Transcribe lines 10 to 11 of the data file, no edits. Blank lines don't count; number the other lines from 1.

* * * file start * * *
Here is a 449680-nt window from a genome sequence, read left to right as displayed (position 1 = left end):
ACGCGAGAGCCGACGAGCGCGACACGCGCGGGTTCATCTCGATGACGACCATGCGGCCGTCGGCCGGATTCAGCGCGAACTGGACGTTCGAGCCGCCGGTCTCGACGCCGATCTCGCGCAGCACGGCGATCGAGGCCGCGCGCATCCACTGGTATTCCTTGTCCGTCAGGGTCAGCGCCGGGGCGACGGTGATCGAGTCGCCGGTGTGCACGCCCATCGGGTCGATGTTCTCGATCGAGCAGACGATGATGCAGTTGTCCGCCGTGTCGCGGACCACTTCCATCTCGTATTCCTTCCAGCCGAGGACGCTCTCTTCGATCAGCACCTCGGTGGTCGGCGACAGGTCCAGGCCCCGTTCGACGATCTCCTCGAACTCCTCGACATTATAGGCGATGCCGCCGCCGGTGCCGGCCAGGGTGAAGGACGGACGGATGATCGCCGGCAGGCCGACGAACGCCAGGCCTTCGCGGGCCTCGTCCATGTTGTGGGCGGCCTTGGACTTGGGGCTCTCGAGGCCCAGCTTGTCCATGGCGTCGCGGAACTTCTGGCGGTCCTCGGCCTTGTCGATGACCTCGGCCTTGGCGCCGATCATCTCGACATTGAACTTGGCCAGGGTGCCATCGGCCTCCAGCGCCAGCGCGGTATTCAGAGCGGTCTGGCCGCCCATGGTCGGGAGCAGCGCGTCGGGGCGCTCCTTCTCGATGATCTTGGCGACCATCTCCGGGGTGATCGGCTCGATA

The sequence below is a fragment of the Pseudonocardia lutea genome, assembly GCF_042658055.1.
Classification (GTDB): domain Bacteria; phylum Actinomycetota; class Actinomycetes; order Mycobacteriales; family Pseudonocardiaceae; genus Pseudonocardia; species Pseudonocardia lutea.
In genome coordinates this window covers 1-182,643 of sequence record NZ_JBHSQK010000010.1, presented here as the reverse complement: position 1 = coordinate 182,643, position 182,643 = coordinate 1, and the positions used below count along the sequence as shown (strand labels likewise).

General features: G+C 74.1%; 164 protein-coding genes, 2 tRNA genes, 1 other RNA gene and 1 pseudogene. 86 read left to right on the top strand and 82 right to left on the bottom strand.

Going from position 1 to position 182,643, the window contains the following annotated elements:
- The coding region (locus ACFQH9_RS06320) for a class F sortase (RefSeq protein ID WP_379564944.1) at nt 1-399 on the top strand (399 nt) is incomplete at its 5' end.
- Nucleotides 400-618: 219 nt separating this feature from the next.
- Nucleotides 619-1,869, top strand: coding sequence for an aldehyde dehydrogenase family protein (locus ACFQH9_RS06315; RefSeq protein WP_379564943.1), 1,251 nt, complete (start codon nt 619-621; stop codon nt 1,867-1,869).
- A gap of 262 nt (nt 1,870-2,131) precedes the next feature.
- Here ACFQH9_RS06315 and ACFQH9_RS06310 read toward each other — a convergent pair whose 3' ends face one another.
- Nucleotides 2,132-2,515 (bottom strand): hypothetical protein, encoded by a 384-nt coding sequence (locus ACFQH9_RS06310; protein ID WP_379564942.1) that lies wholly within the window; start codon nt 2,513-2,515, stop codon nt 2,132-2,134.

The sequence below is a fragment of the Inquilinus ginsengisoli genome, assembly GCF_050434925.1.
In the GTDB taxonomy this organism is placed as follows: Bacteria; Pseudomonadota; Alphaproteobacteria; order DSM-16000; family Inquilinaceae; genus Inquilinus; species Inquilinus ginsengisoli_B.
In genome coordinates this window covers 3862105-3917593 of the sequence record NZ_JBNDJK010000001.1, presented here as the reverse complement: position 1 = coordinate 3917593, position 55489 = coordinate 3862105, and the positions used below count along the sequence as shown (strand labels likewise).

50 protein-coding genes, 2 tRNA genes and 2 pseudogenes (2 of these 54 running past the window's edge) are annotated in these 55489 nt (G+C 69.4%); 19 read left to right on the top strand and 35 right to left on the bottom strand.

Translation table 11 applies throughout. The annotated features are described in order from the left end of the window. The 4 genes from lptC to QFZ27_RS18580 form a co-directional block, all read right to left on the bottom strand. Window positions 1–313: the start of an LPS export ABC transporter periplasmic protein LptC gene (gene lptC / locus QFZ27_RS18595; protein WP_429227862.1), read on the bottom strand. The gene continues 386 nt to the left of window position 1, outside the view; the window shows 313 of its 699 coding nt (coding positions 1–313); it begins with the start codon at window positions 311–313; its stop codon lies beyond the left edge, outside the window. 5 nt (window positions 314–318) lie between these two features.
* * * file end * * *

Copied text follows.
- Nucleotides 619-1,869, top strand: coding sequence for an aldehyde dehydrogenase family protein (locus ACFQH9_RS06315; RefSeq protein WP_379564943.1), 1,251 nt, complete (start codon nt 619-621; stop codon nt 1,867-1,869).
- A gap of 262 nt (nt 1,870-2,131) precedes the next feature.